Resources - Primary

18th February 2011 at 00:00


Minority services group produces book

Harrow Ethnic Minority Services, which works in partnership with schools, has produced a children's book with author Verna Wilkins. It is available from

Storytelling turns real life to fiction

Arts charity Creativity, Culture and Education has launched a project to turn real-life situations into stories. See http:tinyurl.com67exjrv

Jot down this sketchbook date

The use of sketchbooks in education is the subject of a national conference next month. The event, organised by the charity AccessArt, takes place in Cambridge on March 19 and will look at practical ways of using sketchbooks, notebooks and journals as a learning tool. For details, go to


What is it

Understanding the nature of forces at work in our world is a vital concept in physical science. This is a collection of resources to help inspire pupils to discuss, explore and experiment, with material suitable for both primary key stages.

How to use it

Key stage 1 resources include a PowerPoint on push and pull forces. The slides can be used as a basis for discussion of movement and vocabulary, and to construct a Venn diagram of push, pull and pushpull objects (uploaded by anngie). Another PowerPoint shows how different toys respond to forces (Wrea-gree-wanabee).

The collection also features a lesson plan and worksheet to introduce Year 1 pupils to forces, and a lesson plan and worksheet to help Year 2 pupils understand forces. Both include suggested activities (both HamiltonTrust). Among the KS2 material is a collection of worksheets and plans for the Year 4 unit on friction (laurenmarcyko) and a lesson on friction using the Olympic gold medal-winning sprinter Usain Bolt (Hamish1979). A series of posters revise the key points of gravity, magnets, air resistance, forces and friction (ooee4).

Suggested experiments include using parachutes to measure air resistance (ruburg) and testing the water resistance of different objects (HamiltonTrust).

Where to find it

The collection can be found at


What is it

Developing friendships and gaining an understanding of their meaning is crucial to a child's sense of security and inclusion. This is a set of resources to support learning in this area. Topics include respecting difference and diversity, bullying and developing confidence and responsibility.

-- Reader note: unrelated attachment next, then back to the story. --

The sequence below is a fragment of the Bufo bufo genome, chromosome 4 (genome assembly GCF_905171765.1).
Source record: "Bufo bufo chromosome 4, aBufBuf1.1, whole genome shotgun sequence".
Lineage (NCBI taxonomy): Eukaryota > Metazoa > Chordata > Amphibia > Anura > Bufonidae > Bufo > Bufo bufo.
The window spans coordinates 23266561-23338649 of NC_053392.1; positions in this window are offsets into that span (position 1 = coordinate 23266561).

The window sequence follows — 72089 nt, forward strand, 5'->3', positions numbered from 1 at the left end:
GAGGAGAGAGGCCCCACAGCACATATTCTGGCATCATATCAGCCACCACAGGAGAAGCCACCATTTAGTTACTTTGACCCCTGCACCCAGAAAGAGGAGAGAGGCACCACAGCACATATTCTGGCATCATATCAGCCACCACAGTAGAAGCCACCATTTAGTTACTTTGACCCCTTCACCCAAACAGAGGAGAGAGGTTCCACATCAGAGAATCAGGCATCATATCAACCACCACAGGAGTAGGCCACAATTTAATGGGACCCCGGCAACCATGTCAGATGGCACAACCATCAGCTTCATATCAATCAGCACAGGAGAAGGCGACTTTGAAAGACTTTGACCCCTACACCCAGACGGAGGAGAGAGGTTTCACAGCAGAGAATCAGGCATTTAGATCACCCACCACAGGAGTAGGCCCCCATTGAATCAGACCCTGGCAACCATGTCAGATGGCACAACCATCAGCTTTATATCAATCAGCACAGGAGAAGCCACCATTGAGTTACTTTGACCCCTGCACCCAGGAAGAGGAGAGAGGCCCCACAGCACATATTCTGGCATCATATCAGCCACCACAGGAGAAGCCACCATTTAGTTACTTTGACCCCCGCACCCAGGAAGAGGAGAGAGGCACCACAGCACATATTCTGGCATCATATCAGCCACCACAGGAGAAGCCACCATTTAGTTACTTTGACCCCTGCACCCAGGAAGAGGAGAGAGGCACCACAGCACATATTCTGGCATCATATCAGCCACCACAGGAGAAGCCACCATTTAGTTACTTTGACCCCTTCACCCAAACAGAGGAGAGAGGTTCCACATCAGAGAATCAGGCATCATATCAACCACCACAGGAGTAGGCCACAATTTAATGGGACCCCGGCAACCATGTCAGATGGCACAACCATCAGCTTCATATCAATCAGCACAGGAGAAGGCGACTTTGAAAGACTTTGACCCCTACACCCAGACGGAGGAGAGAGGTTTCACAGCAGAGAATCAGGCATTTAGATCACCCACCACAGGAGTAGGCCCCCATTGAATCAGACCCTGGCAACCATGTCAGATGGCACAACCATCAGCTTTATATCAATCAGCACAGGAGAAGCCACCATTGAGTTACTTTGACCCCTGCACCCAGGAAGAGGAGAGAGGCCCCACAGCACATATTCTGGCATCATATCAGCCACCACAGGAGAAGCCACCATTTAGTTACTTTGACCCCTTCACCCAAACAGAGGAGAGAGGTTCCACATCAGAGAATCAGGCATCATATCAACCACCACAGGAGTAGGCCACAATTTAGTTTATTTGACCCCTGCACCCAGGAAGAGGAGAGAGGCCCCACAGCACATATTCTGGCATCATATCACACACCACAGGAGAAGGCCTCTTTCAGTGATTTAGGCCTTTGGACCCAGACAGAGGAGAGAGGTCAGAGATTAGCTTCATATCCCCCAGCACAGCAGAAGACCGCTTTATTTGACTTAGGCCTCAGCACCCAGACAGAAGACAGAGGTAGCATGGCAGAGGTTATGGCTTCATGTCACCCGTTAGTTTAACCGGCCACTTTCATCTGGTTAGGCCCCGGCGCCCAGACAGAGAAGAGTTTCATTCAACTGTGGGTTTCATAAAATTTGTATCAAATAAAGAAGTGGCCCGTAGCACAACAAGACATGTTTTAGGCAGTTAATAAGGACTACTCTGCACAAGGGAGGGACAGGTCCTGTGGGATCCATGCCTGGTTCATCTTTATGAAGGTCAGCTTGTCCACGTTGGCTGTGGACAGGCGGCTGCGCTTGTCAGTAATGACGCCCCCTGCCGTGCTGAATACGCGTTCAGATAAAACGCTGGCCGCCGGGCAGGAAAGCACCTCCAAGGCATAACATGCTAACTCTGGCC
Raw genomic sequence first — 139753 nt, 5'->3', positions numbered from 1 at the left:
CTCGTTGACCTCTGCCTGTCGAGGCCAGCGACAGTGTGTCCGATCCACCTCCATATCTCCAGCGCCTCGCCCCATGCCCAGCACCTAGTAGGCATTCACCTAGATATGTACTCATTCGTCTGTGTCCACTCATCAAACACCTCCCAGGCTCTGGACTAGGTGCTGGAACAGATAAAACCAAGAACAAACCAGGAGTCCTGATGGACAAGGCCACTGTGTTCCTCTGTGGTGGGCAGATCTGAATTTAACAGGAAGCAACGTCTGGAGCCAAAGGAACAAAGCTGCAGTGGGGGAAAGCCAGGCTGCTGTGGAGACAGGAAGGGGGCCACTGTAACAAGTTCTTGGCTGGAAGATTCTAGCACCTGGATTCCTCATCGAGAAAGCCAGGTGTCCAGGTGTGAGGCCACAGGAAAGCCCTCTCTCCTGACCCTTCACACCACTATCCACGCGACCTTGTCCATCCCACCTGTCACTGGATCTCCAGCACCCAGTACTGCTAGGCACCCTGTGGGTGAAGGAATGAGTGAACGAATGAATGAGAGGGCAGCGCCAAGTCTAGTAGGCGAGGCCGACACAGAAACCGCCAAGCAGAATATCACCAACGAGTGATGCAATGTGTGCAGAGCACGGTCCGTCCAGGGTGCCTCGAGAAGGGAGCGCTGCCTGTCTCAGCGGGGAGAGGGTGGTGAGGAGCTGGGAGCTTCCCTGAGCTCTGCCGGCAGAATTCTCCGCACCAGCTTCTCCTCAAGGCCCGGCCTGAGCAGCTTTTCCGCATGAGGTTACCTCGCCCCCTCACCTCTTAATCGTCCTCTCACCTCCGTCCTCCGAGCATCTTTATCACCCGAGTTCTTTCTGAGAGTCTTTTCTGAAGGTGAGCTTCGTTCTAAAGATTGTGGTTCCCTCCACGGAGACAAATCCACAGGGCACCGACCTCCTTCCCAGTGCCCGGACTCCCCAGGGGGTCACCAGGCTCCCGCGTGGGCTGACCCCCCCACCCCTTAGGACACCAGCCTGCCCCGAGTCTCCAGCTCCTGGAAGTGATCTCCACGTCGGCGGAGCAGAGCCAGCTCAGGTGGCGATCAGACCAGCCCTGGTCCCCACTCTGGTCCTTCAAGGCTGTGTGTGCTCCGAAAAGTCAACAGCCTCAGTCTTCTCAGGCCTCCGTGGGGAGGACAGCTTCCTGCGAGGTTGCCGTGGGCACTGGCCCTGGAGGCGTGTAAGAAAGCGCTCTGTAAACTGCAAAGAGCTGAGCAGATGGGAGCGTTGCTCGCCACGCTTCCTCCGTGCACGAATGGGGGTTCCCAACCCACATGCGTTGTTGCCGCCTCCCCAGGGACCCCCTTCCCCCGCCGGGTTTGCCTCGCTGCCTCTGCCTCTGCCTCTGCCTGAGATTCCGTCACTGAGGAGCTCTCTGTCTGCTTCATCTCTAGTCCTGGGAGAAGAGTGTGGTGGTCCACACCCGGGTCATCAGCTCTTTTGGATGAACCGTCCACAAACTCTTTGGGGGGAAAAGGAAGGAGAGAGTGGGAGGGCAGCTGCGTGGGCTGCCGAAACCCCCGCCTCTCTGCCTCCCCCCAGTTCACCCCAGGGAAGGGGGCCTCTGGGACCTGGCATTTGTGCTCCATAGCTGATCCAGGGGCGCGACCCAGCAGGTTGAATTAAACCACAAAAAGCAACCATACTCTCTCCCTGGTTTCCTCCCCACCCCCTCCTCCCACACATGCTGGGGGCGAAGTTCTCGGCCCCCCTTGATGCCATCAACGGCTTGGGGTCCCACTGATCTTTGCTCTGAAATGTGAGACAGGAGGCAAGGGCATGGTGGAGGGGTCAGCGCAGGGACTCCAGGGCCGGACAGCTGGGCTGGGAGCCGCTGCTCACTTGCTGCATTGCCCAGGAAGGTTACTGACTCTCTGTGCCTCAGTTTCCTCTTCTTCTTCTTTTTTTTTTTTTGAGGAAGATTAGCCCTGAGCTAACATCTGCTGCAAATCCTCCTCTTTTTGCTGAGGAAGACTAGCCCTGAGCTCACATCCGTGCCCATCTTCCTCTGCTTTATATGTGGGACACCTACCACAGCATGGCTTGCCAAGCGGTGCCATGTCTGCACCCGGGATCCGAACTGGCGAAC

How to use it

The collection features a series of ideas for assemblies on friendship, including a PowerPoint which asks children to come up with a recipe for what makes a good friend (uploaded by juliateacher) and notes for an assembly using poems and stories on friendship (rehanafazil).

A Year 6 scheme of work includes material on developing good relationships and respecting difference (arth), while a Year 6 lesson on friendship focuses on respecting differences and working together (ezzysunlight). Resources on playground behaviour include cards containing stories from four children who are finding the playground a difficult place. Pupils can play the role of "agony aunt" to give advice to the children (Milkandchalk).

A set of resources from BeatBullying covers a number of themes relating to friendships, relationships and social interaction, both in school and online. These include a lesson plan looking at what friendship means to young people, an assembly on cyber-bullying and a lesson on faith-based bullying.

A set of resources for a themed week on global citizenship, aimed at key stage 2 pupils, has an underlying theme of strength through diversity. PowerPoints look at family and friends, the local community, the UK and the global community (georgiwolf).

Where to find it

The collection can be found at


What is it

This is a collection of resources looking at toys from the past.

How to use it

The collection includes a set of pictures of toys from the past that can be used as posters or cut out and laminated for discussion or for games of snap or pairs (uploaded by elsa70). They can also be used in conjunction with a lesson plan looking at how today's toys are different from those of the past (TES resources).

One exercise asks pupils to collect information on their favourite toys, which can then by turned into a pictogram (TES iboard), and a worksheet suitable for key stage 1 asks children to compare old and new toys (vzross). A photograph taken in 1900 could be used to ask children to identify any toys they can see (EnglishHeritage).

An interactive resource introduces simple timelines by looking at toys and is suitable for KS1 pupils (NGfLCymru), while a worksheet asks pupils to label old and new toys (Louise Bruzon).

Where to find it

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